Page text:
Researchers at Michigan State University and Henry Ford Health received a $3 million grant from the National Institute of Diabetes and Digestive and Kidney Diseases within the National Institutes of Health to study the connections between maternal body mass index, or BMI, and childhood obesity.
Though maternal BMI is a strong predictor of a child's BMI, science has not yet identified the specific mechanisms that support this relationship. The NIH study, "A Pre-, Peri-, and Post-natal Approach to Understanding the Risk and Mechanisms for Obesity," will enroll 600 child and mother pairings to explore the biochemical pathways that could contribute to the development of childhood obesity. By analyzing data that includes blood glucose, blood pressure, metabolic state, antimicrobial exposures and gut bacterial communities in mothers with normal, overweight and obese BMIs, the researchers hope to determine which biological mechanisms elevate a child's risk of developing obesity -; and identify interventions that could halt that trajectory in infancy.
Co-principal investigators Sarah Comstock, associate professor in the Department of Food Science and Human Nutrition at MSU, and Andrea Cassidy-Bushrow, epidemiologist and senior scientist in the Department of Public Health Sciences at Henry Ford Health, will lead the project. They are joined by co-investigators Jean Kerver, associate professor of epidemiology and biostatistics in the College of Human Medicine at MSU, and Sara Santarossa, assistant scientist also in the Department of Public Health Sciences at Henry Ford Health.
This project will generate important multidimensional data to identify microbes, metabolites and potential causal pathways that may lead to obesity. My expectation is that this dataset will enable us to identify microbially produced metabolites which can be targets of future treatments to prevent obesity in susceptible children. We hope that understanding the earliest origins of obesity can help us change the health trajectory of millions of U.S. children."
Sarah Comstock, Associate Professor, Department of Food Science and Human Nutrition at MSU
"We can efficiently conduct this work because participants will be recruited from our existing pregnancy cohorts, allowing us to quickly build in new and important directions," said Kerver. "I am excited to work with this research team because they are so dedicated to scientific discovery that will yield practical information to improve human health."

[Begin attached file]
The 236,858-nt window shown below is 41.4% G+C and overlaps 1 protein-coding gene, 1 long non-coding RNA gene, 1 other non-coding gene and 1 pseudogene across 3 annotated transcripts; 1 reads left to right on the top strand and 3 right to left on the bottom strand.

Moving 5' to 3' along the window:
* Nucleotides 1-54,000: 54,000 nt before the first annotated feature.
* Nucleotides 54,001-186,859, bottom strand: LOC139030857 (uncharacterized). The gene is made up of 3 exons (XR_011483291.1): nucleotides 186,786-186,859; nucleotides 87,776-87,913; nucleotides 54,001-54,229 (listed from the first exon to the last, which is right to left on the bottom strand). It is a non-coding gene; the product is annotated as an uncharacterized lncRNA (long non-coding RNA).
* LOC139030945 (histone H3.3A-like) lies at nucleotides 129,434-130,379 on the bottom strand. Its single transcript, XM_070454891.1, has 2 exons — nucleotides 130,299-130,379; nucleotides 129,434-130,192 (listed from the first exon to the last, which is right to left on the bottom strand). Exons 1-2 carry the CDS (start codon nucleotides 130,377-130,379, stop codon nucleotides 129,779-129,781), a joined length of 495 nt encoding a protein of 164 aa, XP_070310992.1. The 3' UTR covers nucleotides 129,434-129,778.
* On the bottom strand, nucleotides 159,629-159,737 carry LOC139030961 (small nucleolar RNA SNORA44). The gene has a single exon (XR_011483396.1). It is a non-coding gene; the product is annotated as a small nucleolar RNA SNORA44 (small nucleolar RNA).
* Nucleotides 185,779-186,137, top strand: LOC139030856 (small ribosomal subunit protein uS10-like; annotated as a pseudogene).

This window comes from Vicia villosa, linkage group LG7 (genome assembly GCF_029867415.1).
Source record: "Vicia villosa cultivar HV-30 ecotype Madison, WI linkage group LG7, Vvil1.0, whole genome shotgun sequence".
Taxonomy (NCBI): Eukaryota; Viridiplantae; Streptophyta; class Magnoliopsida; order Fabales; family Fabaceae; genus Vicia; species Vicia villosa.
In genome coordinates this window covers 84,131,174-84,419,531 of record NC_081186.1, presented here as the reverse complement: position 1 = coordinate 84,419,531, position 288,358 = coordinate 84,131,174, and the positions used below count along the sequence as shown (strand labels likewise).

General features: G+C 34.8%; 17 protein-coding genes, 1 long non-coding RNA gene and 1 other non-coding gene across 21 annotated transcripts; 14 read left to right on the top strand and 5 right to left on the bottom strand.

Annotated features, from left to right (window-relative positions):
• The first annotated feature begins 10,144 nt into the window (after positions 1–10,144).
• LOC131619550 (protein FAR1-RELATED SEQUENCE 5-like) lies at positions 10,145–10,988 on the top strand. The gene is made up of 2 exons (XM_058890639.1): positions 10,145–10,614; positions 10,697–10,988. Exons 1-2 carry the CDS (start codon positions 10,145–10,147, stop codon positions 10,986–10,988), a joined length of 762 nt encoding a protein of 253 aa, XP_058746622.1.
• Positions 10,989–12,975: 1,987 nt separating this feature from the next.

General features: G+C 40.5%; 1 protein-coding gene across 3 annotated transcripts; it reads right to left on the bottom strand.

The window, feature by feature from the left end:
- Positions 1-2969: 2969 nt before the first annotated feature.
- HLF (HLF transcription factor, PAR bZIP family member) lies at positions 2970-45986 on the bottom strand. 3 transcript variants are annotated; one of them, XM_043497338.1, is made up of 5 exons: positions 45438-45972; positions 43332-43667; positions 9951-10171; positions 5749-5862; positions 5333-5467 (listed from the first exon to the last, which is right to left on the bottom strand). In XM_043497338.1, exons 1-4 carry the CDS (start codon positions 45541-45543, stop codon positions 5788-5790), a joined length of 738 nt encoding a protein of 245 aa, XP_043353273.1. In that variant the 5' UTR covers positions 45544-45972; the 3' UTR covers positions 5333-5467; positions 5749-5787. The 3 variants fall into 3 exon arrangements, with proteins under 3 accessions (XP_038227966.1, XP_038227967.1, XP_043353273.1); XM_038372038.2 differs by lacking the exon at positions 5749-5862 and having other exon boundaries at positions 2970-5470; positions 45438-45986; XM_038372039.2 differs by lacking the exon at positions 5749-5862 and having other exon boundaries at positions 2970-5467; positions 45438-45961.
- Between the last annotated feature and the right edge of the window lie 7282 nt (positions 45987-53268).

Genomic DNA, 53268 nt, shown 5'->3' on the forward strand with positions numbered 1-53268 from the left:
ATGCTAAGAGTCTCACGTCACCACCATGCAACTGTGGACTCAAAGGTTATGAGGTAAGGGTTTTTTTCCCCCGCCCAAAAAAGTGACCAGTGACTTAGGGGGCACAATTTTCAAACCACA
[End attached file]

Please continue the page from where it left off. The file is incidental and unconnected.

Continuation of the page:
"Through our collaboration across MSU and Henry Ford Health, we will be able to study some of the potential earliest origins of obesity in children from a variety of Michigan communities," added Cassidy-Bushrow. "Given that Michigan ranks in the top half of the U.S. for childhood obesity, this provides an opportunity to tackle a public health issue of high relevance to our state."
The research collaboration between Comstock, Cassidy-Bushrow, Kerver and Santarossa represents the ongoing efforts of MSU and Henry Ford Health to amplify the strengths of both institutions through Henry Ford Health + Michigan State University Health Sciences. Introduced in 2021, the 30-year partnership is focused on discovering and advancing a new standard of health to transform life, while working to fight the health disparities that plague Michigan's most vulnerable communities, rural and urban. Joint planning is currently underway for a state-of-the-art medical research facility in Detroit.
"Joint research efforts focused on promoting public health and disease prevention such as this new grant award are one of the key strategic pillars of this partnership agreement, and we have a long legacy of epidemiological studies of maternal and child health in metro Detroit," remarked Christine Cole Johnson, Henry Ford + MSU partnership board member and chair of Henry Ford Health's Department of Public Health Sciences. Johnson, Cassidy-Bushrow and Santarossa also hold appointments in the College of Human Medicine at MSU.
"Collaborative projects like this one demonstrate the tremendous potential of the partnership between Michigan State University and Henry Ford Health," said Leslie Bourquin, chair of the Department of Food Science and Human Nutrition at MSU. "We are just beginning to explore these exciting possibilities and the many ways in which our joint research programs will advance public health."
Michigan State University
Posted in: Child Health News | Medical Research News | Women's Health News
Tags: Blood, Blood Pressure, Body Mass Index, Cancer, Child Health, Childhood Obesity, Children, Diabetes, Education, Epidemiology, Food, Glucose, Health Disparities, Kidney, Medical Research, Medicine, Metabolites, Next Generation, Nutrition, Obesity, Plague, Pregnancy, Public Health, Research